Indicator Fact Sheet

Freight transport demand by mode and group of goods

Indicator Fact Sheet
Prod-ID: IND-36-en
  Also known as: TERM 013
This is an old version, kept for reference only.

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This page was archived on 12 Dec 2014 with reason: Other (New version data-and-maps/indicators/freight-transport-demand-version-2/assessment-4 was published)

Assessment made on  01 Jun 2006

Generic metadata



DPSIR: Driving force


Indicator codes
  • TERM 013

Policy issue:  Break the link between economic growth and freight transport growth


Key assessment

Rapidly growing volumes

Freight transport volumes have grown significantly since 1992, thereby making it increasingly difficult to reduce the environmental consequences of transport. Interestingly, for the first time freight transport volume fell in the EU-15 in 2003 before rising sharply in 2004.

The reasons for the growth in freight transport comprise factors on both the demand and supply side of the transport market. The main underlying factors are globalisation and intra-EU liberalisation of the internal market, combined with a declining real price of freight transport in most countries (see TERM 20 EU - Transport prices). The unified European market has provided faster and cheaper transport due to the removal of barriers at border crossings, lower labour costs and the provision of more and better infrastructure, for instance, as part of the TEN-T programme.This situation enabled and facilitated:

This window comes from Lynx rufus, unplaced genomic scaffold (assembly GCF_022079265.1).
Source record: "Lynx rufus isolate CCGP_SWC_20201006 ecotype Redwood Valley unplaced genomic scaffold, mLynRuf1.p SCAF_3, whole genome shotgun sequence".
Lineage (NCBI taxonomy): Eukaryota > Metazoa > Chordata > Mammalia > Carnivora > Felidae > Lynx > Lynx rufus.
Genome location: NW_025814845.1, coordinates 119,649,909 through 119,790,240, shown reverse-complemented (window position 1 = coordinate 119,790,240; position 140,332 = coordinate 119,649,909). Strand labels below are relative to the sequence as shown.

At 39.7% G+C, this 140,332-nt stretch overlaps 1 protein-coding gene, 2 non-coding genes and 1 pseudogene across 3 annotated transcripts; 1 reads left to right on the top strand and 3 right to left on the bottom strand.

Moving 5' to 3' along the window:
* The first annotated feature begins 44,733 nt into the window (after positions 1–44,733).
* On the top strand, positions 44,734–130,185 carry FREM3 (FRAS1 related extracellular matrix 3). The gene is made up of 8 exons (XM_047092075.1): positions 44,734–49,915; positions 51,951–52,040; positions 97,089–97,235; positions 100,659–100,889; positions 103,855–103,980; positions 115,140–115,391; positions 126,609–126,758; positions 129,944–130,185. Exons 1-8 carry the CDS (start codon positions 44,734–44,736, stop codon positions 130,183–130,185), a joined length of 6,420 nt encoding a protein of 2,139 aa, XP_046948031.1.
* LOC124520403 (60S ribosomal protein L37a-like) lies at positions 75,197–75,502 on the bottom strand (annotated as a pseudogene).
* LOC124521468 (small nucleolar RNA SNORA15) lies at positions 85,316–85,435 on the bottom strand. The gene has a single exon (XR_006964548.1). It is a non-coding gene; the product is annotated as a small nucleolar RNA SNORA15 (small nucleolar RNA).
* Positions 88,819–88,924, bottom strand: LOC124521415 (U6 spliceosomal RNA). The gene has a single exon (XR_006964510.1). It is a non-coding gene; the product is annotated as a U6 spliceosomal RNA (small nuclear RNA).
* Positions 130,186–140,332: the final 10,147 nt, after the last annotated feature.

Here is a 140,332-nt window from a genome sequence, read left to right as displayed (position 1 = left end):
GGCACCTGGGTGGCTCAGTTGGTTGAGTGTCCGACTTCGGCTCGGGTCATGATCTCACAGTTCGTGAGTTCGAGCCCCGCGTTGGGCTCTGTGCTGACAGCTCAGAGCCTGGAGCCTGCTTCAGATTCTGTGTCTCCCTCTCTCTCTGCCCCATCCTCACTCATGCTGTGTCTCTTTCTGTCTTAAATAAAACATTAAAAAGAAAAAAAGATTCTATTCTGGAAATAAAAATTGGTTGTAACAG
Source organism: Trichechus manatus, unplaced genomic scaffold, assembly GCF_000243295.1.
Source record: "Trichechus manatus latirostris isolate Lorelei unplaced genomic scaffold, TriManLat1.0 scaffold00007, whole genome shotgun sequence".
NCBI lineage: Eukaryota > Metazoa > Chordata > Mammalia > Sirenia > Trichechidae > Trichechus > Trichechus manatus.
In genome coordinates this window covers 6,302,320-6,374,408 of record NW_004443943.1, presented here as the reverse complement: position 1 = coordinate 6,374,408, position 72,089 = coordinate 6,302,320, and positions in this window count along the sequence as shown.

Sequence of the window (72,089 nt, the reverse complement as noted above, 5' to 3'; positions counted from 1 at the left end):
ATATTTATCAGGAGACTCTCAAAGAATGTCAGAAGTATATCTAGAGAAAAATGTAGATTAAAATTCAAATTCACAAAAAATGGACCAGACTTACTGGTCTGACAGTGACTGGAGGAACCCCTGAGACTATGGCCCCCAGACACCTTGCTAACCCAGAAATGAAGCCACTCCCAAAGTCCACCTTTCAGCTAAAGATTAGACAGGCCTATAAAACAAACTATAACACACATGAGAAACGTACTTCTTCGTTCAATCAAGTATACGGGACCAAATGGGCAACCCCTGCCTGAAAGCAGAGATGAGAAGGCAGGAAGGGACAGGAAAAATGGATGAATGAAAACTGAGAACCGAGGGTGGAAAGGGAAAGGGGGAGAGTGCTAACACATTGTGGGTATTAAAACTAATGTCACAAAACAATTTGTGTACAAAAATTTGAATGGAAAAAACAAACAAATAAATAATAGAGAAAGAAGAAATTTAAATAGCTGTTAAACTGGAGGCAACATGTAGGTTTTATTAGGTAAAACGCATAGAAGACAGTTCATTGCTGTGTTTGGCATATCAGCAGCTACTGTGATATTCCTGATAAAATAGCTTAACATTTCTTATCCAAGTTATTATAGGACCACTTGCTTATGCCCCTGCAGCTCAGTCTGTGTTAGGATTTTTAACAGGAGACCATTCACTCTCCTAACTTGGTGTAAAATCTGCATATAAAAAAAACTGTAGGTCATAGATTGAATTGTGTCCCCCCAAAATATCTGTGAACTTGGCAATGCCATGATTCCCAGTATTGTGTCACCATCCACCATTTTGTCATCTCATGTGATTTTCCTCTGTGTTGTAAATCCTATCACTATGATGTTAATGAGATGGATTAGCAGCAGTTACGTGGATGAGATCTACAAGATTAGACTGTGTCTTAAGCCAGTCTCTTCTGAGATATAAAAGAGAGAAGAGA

• Complex trading networks, exploiting differentials in labour cost. Especially within the EU, constraints on cross-border movements have been removed and related "barrier costs" are reduced (TNO, 1999). Increased distances between material extraction, the manufacture (and recycling) of goods and the final consumer are a logical consequence.
  • Preferences of customers have become more specialised, causing additional and longer freight movements. In Germany, for example, the amount of food consumed has not grown much in the last three decades, but food transport (in tonne-km per capita) almost doubled. Reasons include customer preferences for food from other countries, the location and production patterns of the food industry and the policies and location of retailers, such as "just-in-time" deliveries to supermarkets (FAW, 2000).

Development of the transeuropean networks under the TEN-T programme may facilitate further growth in freight volume due to the focus on relieving bottlenecks and expansion of infrastructure capacity. The revised guidelines have some provisions for environmental issues, namely a call on Member States to perform Strategic Environmental Assessment of national transport programmes and a requirement that funding for TEN-T projects be conditional on compliance with EU environmental legislation. However, environmental concerns are secondary for the selection of projects and the overall environmental impacts have not been assessed

The transport avoidance of the proposed Marco Polo II programme will, if the objective is met, shave off merely 0.5 % of the roughly 2 000 billion tonne-km performed by all modes in the EU25 or the equivalent of three months of typical transport growth. However, the programme's influence on modal split will be more pronounced (see TERM fact sheet 13b).

For more information, see the attached PDF documents.

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